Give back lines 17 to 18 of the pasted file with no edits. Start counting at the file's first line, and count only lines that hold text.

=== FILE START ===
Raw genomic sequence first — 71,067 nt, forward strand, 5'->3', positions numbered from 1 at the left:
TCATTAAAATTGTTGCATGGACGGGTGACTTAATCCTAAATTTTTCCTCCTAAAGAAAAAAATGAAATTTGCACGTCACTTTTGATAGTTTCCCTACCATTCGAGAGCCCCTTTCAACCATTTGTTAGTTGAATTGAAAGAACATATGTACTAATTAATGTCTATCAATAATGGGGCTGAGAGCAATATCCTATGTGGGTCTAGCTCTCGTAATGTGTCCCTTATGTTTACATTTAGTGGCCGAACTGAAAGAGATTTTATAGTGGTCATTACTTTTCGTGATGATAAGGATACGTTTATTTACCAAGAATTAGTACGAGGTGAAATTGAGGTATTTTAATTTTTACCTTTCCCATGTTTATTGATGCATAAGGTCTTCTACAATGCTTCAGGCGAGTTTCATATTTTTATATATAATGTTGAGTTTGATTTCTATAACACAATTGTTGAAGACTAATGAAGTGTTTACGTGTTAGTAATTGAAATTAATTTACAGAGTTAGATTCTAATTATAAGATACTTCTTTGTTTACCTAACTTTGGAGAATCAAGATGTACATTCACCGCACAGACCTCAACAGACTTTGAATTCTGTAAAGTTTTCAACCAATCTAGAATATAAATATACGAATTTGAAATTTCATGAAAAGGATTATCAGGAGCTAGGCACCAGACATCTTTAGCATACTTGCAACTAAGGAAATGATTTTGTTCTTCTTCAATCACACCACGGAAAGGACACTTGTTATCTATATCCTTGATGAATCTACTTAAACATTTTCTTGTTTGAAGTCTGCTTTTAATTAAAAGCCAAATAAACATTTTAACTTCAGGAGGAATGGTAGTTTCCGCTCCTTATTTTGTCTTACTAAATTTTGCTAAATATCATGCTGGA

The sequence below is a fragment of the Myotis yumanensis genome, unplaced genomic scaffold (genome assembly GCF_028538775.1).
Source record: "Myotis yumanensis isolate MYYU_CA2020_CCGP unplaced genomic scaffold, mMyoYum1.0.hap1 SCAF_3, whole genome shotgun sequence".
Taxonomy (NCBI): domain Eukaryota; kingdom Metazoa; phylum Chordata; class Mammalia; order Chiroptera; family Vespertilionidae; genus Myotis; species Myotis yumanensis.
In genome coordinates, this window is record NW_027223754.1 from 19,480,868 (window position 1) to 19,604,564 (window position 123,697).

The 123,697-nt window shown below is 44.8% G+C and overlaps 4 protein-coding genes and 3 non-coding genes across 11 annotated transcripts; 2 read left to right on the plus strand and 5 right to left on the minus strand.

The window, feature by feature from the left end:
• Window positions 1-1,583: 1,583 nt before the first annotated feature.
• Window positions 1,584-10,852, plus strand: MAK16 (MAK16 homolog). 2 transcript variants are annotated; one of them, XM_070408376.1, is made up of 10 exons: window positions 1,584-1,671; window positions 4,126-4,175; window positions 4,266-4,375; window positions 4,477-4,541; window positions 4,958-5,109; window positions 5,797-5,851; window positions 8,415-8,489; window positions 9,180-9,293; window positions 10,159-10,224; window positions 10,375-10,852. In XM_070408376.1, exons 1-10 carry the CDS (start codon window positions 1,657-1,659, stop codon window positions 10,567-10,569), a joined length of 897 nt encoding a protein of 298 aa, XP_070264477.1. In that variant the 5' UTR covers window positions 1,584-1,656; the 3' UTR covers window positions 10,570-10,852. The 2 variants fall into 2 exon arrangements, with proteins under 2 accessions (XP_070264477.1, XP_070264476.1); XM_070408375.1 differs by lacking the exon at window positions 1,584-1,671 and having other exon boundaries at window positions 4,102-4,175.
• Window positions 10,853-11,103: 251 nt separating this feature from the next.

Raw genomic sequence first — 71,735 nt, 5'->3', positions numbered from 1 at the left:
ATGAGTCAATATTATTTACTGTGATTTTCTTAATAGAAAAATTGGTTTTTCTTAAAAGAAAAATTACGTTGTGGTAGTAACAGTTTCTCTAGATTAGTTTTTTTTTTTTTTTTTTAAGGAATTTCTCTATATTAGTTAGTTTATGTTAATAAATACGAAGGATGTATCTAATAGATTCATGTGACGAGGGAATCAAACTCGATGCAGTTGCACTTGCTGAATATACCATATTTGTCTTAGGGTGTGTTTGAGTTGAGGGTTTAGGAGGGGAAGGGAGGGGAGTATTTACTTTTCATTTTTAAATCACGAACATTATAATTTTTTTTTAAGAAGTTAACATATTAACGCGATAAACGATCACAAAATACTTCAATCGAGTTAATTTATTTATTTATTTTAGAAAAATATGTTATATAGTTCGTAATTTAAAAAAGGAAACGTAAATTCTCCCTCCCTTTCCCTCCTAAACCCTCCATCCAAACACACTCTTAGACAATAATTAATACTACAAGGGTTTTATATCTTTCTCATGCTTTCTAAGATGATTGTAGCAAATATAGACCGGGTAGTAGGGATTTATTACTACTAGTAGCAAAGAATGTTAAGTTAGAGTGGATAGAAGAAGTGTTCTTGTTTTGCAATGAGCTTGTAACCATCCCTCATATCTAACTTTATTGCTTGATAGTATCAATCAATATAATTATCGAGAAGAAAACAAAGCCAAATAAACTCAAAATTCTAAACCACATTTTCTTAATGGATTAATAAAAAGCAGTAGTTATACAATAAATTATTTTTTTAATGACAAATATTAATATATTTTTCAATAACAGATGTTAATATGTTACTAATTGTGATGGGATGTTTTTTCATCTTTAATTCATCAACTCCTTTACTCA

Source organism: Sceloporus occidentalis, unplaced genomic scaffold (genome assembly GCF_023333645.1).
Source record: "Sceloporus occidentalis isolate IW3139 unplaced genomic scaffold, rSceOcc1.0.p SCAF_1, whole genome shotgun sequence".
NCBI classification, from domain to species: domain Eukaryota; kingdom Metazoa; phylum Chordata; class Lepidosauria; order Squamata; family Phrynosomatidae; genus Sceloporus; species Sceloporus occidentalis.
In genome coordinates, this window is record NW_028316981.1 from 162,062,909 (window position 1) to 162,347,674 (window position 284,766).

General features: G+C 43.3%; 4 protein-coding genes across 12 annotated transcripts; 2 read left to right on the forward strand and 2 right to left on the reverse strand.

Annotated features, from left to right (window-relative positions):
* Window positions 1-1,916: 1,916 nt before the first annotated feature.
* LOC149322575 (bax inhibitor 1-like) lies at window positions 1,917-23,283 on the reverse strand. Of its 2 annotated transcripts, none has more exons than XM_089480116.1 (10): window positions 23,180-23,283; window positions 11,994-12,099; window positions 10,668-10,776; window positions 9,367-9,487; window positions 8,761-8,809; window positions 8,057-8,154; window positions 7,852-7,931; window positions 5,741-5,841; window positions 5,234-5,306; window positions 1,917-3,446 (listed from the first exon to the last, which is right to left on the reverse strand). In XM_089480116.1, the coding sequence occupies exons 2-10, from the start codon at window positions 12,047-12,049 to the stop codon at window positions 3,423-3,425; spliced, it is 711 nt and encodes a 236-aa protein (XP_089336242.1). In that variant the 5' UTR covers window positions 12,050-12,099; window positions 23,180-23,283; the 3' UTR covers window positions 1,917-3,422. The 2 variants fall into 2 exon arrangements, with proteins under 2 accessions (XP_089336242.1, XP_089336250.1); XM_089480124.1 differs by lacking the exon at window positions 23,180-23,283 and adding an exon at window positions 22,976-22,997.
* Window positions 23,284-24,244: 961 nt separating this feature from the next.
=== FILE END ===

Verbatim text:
In genome coordinates, this window is record NW_028316981.1 from 162,062,909 (window position 1) to 162,347,674 (window position 284,766).

General features: G+C 43.3%; 4 protein-coding genes across 12 annotated transcripts; 2 read left to right on the forward strand and 2 right to left on the reverse strand.